Tuesday, November 6, 2018

For mild hypertension in low-risk adults, harms of drug therapy outweigh benefits

- Kenny Lin, MD, MPH

Prior to publication of the controversial 2017 ACC/AHA clinical practice guideline, stage 1 or "mild" hypertension was defined as a systolic blood pressure of 140-159 mm Hg and/or diastolic blood pressure of 90-99 mm Hg. Although guidelines have recommended that persons with mild hypertension receive anti-hypertensive drug therapy if lifestyle modification does not lower blood pressure below 140/90, a Cochrane review found that such therapy did not reduce cardiovascular disease (CVD) events, stroke, or mortality compared to placebo. A 2015 meta-analysis that included high-risk persons (patients with diabetes and/or who had received prior antihypertensive treatment) suggested that drug therapy for mild hypertension may prevent CVD events, but others have argued that this analysis mixed apples with oranges and did not establish benefits for adults at low CVD risk.

A retrospective cohort study recently published in JAMA Internal Medicine sought to clarify the benefits and harms of drug therapy in low-risk adults with mild hypertension using data from 40,000 patients in an electronic health records database in the United Kingdom. The authors compared the outcomes of persons aged 18 to 74 with mild hypertension who were prescribed anti-hypertensive medications within 12 months of diagnosis to those in similar untreated persons. Persons with a history of CVD, left ventricular hypertrophy, atrial fibrillation, diabetes, chronic kidney disease, or a family history of premature heart disease were excluded from the study.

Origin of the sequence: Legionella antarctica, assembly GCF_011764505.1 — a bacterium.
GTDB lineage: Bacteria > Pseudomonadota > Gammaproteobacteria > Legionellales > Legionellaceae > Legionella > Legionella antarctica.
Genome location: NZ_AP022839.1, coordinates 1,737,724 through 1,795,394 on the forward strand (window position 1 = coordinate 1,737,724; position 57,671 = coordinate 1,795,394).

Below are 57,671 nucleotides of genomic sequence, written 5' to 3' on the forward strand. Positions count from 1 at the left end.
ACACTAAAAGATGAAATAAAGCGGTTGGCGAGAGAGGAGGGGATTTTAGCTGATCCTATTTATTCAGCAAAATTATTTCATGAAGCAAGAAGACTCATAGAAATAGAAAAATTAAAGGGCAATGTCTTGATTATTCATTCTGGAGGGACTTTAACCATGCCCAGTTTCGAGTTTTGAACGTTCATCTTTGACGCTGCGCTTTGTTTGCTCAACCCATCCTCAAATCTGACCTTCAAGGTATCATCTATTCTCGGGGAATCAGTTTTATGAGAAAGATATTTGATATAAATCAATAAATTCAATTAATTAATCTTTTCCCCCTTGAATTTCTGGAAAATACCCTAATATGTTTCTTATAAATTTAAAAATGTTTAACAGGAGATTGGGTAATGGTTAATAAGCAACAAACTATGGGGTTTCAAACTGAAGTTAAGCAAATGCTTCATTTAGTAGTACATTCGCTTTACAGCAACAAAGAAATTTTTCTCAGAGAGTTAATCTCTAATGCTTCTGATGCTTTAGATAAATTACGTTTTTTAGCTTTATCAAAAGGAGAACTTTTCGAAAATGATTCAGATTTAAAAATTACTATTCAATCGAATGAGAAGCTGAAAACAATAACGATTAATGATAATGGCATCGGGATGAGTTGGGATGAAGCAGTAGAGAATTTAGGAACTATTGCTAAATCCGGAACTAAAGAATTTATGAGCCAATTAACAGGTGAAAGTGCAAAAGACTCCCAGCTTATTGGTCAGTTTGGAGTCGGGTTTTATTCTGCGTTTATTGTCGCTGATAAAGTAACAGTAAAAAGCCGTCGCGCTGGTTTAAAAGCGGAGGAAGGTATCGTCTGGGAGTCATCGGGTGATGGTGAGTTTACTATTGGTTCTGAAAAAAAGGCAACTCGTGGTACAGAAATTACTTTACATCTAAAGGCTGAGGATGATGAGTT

After a median follow-up duration of 5.8 years, there were no differences between the groups in all-cause mortality, stroke, myocardial infarction, acute coronary syndrome, or heart failure. However, the treated group had an increased risk of hypotension (number needed to harm = 41 at 10 years), syncope (NNH = 35), electrolyte abnormalities (NNH = 111), and acute kidney injury (NNH = 91).

Although ideally the findings from this observational study should be confirmed in a randomized, controlled trial, it is unlikely that a trial will ever be performed due to the large number of participants that would be needed in order to provide enough statistical power to detect a difference in mortality or rare CVD events in this population. In the meantime, the best available evidence suggests that the harms of drug therapy outweigh benefits for low-risk adults with a systolic blood pressure of 140-159 mm Hg and/or diastolic blood pressure of 90-99 mm Hg (recently redefined by the ACC/AHA as stage 2 hypertension). In these patients, family physicians and other primary care clinicians should emphasize nonpharmacologic management strategies such as a diet with a high intake of vegetables, fruits, and whole grains; moderating excessive sodium intake and alcohol consumption; and at least 150 minutes per week of moderate-intensity aerobic physical activity.

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